Seizing on published reports last week, Mack's campaign called for a Justice Department investigation into allegations that LeMieux pressured then-Gov. Charlie Crist to appoint him to the Senate for the remaining 16 months of Republican Mel Martinez's term in 2009. The newspaper reports suggested the two had a quid pro quo, with LeMieux backing Crist's unsuccessful Senate bid in 2010.
Mack shrugs off LeMieux's criticism as "juvenile" and insists that the former senator should be ashamed.
"George LeMieux is fixated on making a joke of his own campaign. We're fine to let him do that," Mack said in an interview, arguing that he's more focused on addressing the nation's problems.
Stepping into this scorched earth race is former Rep. Dave Weldon, who launched his late bid arguing that none of the candidates, including businessman Mike McCalister, has won over conservatives.
The races are certain to tighten as the November election closes in, especially with a divided electorate, outside money in the millions, and Obama and Romney spending millions more.
"Keep your eye on Florida because it is ground zero," Nelson said in an interview, pointing out that Florida's 29 electoral votes make it the biggest prize among swing states.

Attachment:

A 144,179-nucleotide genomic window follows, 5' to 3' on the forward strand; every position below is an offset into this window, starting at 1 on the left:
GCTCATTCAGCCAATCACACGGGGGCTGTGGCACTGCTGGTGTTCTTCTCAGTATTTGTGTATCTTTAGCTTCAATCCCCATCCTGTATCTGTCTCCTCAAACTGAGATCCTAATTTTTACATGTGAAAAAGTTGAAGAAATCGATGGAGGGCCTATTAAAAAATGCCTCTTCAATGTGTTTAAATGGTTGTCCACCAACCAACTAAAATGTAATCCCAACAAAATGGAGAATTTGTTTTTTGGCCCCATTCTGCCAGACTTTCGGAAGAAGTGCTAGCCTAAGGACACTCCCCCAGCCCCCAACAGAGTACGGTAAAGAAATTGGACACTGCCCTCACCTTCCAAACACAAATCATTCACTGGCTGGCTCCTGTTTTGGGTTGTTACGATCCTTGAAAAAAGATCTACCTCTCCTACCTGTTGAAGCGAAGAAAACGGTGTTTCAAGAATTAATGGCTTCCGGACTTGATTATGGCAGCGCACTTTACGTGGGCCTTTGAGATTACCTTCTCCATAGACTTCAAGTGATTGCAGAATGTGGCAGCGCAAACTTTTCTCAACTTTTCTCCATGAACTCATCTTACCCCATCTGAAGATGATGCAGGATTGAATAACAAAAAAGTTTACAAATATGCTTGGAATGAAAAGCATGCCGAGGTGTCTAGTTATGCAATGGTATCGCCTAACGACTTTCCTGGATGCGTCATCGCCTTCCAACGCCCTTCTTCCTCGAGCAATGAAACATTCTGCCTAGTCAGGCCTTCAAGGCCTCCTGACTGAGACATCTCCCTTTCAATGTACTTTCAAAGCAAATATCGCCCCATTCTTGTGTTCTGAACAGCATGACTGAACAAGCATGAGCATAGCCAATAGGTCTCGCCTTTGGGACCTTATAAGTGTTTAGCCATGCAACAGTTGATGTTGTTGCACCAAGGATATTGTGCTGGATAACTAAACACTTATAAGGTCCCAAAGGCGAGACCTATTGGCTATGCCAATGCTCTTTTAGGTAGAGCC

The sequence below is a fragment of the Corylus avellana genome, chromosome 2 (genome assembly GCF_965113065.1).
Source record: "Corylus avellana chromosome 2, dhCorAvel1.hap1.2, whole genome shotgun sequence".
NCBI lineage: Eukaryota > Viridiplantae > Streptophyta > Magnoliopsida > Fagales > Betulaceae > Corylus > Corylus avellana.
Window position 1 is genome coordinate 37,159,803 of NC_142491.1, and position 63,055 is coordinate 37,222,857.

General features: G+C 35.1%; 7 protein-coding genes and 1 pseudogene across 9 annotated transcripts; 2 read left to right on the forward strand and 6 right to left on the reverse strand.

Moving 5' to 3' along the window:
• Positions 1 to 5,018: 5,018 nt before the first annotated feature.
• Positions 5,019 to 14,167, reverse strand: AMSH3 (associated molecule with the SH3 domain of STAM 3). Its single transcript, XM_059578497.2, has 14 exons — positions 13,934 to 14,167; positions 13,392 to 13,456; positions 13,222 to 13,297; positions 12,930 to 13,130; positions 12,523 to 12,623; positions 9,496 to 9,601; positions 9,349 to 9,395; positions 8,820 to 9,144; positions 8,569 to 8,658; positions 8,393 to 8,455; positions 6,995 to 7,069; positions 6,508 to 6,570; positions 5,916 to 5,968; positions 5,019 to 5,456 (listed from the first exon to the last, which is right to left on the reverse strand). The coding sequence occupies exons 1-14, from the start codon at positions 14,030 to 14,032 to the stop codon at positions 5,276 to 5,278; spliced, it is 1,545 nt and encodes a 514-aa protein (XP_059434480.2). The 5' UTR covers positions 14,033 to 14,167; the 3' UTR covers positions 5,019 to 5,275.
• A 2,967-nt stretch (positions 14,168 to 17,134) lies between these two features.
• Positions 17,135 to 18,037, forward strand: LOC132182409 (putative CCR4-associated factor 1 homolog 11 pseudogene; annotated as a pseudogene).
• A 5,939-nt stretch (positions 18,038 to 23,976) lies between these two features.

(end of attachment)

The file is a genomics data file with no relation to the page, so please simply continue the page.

The U.S. Chamber of Commerce recently spent $2 million on an ad criticizing Nelson for his support for Obama's health care law.
"Obamacare will be a nightmare for seniors," the ad says. "Did Bill Nelson consider the consequences when he cast the deciding vote for Obamacare?"
Among several locations, the ads ran in Tallahassee and Panama City, part of the Florida Panhandle in the northwestern part of the state. The choice was intentional as state Republicans and Democrats say the folksy Nelson runs stronger in the Panhandle than most Democrats, including Obama.
Mack is already trying to undercut that support, referring to Obama and Nelson as "two lock-step liberals who are joined at the hip."
Nelson will benefit, though, from the Obama campaign's strong organization in the state, said Orlando Mayor Buddy Dyer, a Democrat who recently was re-elected.
"They've been at it for a year already in central Florida. ... They have a very visible presence," Dyer said.